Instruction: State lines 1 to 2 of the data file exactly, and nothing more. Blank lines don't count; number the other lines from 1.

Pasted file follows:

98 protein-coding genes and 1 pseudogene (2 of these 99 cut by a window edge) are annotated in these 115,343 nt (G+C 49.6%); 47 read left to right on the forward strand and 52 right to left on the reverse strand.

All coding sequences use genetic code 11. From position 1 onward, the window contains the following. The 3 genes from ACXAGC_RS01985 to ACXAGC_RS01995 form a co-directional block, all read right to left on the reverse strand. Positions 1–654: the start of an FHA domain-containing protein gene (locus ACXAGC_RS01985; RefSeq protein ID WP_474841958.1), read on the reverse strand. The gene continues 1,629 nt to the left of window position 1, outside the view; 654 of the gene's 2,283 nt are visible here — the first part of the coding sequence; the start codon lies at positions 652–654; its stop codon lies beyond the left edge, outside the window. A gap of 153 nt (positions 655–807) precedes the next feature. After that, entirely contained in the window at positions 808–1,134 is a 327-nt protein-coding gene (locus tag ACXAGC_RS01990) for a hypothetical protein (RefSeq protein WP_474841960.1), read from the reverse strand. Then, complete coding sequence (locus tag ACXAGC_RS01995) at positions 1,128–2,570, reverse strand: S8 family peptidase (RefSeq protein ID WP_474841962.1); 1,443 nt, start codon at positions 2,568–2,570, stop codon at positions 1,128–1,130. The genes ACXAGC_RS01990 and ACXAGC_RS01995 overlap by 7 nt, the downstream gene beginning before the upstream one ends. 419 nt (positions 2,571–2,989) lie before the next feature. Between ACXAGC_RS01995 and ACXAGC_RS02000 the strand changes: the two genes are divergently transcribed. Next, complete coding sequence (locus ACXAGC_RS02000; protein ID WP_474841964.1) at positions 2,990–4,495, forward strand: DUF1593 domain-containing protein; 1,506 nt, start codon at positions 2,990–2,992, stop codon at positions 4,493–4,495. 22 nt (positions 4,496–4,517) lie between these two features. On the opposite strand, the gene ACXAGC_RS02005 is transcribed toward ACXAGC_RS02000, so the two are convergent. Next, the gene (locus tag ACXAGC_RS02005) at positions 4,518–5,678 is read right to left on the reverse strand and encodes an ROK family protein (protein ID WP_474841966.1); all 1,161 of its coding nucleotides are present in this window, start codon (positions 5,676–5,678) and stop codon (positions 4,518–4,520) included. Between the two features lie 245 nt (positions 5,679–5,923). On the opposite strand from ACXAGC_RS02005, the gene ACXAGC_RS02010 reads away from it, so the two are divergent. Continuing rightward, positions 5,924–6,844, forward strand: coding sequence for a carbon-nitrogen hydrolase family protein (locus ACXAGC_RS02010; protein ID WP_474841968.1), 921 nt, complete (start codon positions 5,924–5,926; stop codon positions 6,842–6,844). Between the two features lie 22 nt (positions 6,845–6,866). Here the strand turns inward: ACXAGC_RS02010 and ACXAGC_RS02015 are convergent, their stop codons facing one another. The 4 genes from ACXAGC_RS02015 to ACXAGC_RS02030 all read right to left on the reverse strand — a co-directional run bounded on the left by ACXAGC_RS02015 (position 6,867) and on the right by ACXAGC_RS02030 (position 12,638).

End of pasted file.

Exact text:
98 protein-coding genes and 1 pseudogene (2 of these 99 cut by a window edge) are annotated in these 115,343 nt (G+C 49.6%); 47 read left to right on the forward strand and 52 right to left on the reverse strand.

All coding sequences use genetic code 11. From position 1 onward, the window contains the following. The 3 genes from ACXAGC_RS01985 to ACXAGC_RS01995 form a co-directional block, all read right to left on the reverse strand. Positions 1–654: the start of an FHA domain-containing protein gene (locus ACXAGC_RS01985; RefSeq protein ID WP_474841958.1), read on the reverse strand. The gene continues 1,629 nt to the left of window position 1, outside the view; 654 of the gene's 2,283 nt are visible here — the first part of the coding sequence; the start codon lies at positions 652–654; its stop codon lies beyond the left edge, outside the window. A gap of 153 nt (positions 655–807) precedes the next feature. After that, entirely contained in the window at positions 808–1,134 is a 327-nt protein-coding gene (locus tag ACXAGC_RS01990) for a hypothetical protein (RefSeq protein WP_474841960.1), read from the reverse strand. Then, complete coding sequence (locus tag ACXAGC_RS01995) at positions 1,128–2,570, reverse strand: S8 family peptidase (RefSeq protein ID WP_474841962.1); 1,443 nt, start codon at positions 2,568–2,570, stop codon at positions 1,128–1,130. The genes ACXAGC_RS01990 and ACXAGC_RS01995 overlap by 7 nt, the downstream gene beginning before the upstream one ends. 419 nt (positions 2,571–2,989) lie before the next feature. Between ACXAGC_RS01995 and ACXAGC_RS02000 the strand changes: the two genes are divergently transcribed. Next, complete coding sequence (locus ACXAGC_RS02000; protein ID WP_474841964.1) at positions 2,990–4,495, forward strand: DUF1593 domain-containing protein; 1,506 nt, start codon at positions 2,990–2,992, stop codon at positions 4,493–4,495. 22 nt (positions 4,496–4,517) lie between these two features. On the opposite strand, the gene ACXAGC_RS02005 is transcribed toward ACXAGC_RS02000, so the two are convergent. Next, the gene (locus tag ACXAGC_RS02005) at positions 4,518–5,678 is read right to left on the reverse strand and encodes an ROK family protein (protein ID WP_474841966.1); all 1,161 of its coding nucleotides are present in this window, start codon (positions 5,676–5,678) and stop codon (positions 4,518–4,520) included. Between the two features lie 245 nt (positions 5,679–5,923). On the opposite strand from ACXAGC_RS02005, the gene ACXAGC_RS02010 reads away from it, so the two are divergent. Continuing rightward, positions 5,924–6,844, forward strand: coding sequence for a carbon-nitrogen hydrolase family protein (locus ACXAGC_RS02010; protein ID WP_474841968.1), 921 nt, complete (start codon positions 5,924–5,926; stop codon positions 6,842–6,844). Between the two features lie 22 nt (positions 6,845–6,866). Here the strand turns inward: ACXAGC_RS02010 and ACXAGC_RS02015 are convergent, their stop codons facing one another. The 4 genes from ACXAGC_RS02015 to ACXAGC_RS02030 all read right to left on the reverse strand — a co-directional run bounded on the left by ACXAGC_RS02015 (position 6,867) and on the right by ACXAGC_RS02030 (position 12,638).